happy end – michael haneke

Happy End Haneke – review and critical analysis

Michael Haneke’s Happy End is a thought-provoking movie, ostensibly about the life of a bourgeoise family in present day Calais. During the ride we are asked to consider the dysfunctional nature of families, the isolation of the bourgeoisie from the real world, and the impact of technology and surveillance on our lives. Some pretty big themes!

The dysfunctional nature of families

The family at the centre of Happy End manages to accommodate a sociopathic and kinky serial cheater, a psychopathic murderer, a suicidal patriarch, an incompetent rogue son and a manipulative fixer. Quite a feat for a family of five main characters.

After having set up and run a successful construction and transport business for many years, the patriarch is now living out his days in the family mansion, attended to by two Moroccan servants, his son and daughter and a nephew. He’s heading towards dementia, and, bored with the lack of meaning in his life he longs for an end. His daughter (payed by Isabelle Huppert) spends her time running the business, and trying to protect it from her incompetent and depressive son – and heir to the business – who’s negligence has led to a serious accident and opened the business up to a potentially crippling legal case. She’s not above a bit of bribery to make problems go away – she offers a settlement to the family affected by the case, and chocolates to a young girl bitten by the family dog – and ultimately sells the business to her fiance’s company so that her son is disenfranchised. The son spends his time juggling a wife, a lover, and a newly arrived daughter from his first marriage who is sent to live with him whilst his ex-wife is in hospital. Quite unable to relate to the daughter, and seemingly a serial cheater, the prescient daughter observes that ‘you don’t love anyone’. The newly arrived daughter in turn takes pleasure in torturing animals – always a danger sign! – and likes to experiment with poisoning people. Quite the package! It’s actually hard to think of a personality issue that isn’t covered here!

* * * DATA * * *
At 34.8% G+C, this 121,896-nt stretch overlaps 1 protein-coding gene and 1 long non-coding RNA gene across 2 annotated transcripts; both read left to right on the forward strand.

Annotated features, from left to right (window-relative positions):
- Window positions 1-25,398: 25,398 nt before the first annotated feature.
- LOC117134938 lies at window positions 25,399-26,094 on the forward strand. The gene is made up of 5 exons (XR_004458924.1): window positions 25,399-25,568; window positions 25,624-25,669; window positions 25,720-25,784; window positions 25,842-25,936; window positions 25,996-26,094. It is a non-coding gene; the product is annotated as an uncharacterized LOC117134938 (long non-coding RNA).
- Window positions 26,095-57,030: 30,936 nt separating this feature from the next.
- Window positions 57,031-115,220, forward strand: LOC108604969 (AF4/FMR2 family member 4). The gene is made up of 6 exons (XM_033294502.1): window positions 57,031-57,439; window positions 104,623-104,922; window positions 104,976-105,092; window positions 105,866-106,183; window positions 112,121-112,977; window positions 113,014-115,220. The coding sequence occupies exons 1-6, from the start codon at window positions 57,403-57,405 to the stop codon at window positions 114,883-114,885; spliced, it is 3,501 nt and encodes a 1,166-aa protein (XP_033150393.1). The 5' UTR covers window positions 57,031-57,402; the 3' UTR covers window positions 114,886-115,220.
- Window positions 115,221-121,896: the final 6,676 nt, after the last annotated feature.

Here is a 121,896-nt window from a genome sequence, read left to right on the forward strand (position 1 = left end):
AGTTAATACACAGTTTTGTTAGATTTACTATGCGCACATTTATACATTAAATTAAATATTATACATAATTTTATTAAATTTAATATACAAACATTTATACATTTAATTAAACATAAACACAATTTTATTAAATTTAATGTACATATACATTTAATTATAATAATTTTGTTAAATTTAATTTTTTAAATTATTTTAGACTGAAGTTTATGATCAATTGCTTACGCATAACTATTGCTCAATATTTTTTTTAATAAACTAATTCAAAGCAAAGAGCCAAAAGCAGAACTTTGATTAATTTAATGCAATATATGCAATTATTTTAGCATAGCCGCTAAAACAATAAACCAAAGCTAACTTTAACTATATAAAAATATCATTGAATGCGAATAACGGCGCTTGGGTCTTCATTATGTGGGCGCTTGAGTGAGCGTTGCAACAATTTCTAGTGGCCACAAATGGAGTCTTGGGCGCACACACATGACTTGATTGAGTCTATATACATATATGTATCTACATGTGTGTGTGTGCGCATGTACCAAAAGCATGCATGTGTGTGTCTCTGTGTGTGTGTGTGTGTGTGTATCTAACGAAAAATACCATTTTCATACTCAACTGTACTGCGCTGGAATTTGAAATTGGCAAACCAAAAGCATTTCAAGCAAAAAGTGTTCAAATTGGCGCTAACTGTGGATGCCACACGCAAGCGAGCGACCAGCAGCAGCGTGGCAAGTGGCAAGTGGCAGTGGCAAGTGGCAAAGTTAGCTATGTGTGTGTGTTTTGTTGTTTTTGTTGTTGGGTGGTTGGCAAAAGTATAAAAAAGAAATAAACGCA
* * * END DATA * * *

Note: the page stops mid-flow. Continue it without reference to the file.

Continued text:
The isolation of the bourgeoisie from the ‘real world’

The life of the family takes place in a white middle-class world where it’s seemingly normal to have Moroccan servants, family events are lavish garden parties or hosted in waterfront restaurants and the family home is a mansion. But this is Calais, France, in the middle (or start!?) of the era of heightened awareness of the issues of immigrants from Africa. The rogue nephew is happy to spoil the party – firstly by introducing the family’s Moroccan cook to the guests at his grandfather’s birthday party as the family’s ‘Moroccan slave’, and then by gatecrashing his mother’s very white wedding reception – a point emphasised beautifully with it’s setting in a pure white venue, and with the guests wearing a lot of white – with a group of (very black) refugees, in Calais in the hope of making the ‘tunnel crossing’ to the UK.

The impact of technology on our lives

There have always been dysfunctional families, and since their rise, the bourgeoisie have always been immune to the struggles of those below them. The new element here is the rise of social media and surveillance technology. We are now always being watched, are moving to a disengaged culture where we value sharing on social media more than we do actual human interactions, and have opportunities open to us that weren’t open before. The movie opens with a series of spy videos shot on a mobile phone – the subject isn’t aware of the surveillance. It then opens out to CCTV footage of one of the family’s construction sites. The movie is shot in clear light, and often using long ‘fly-on-the-wall’ style shots. We are being watched all the time, and often without our knowledge. The son carries out an affair using chat functionality on Facebook. This in turn is monitored by his daughter until she confronts him with it and he changes his password. And finally, the climax of the movie comes with the psychopathic young daughter choosing to film rather than help her grandfather commit suicide.

Our rating: 7.5/10 – interesting, but a little slow, and with the exception of a couple of comic moments, lacking in humour or beauty.

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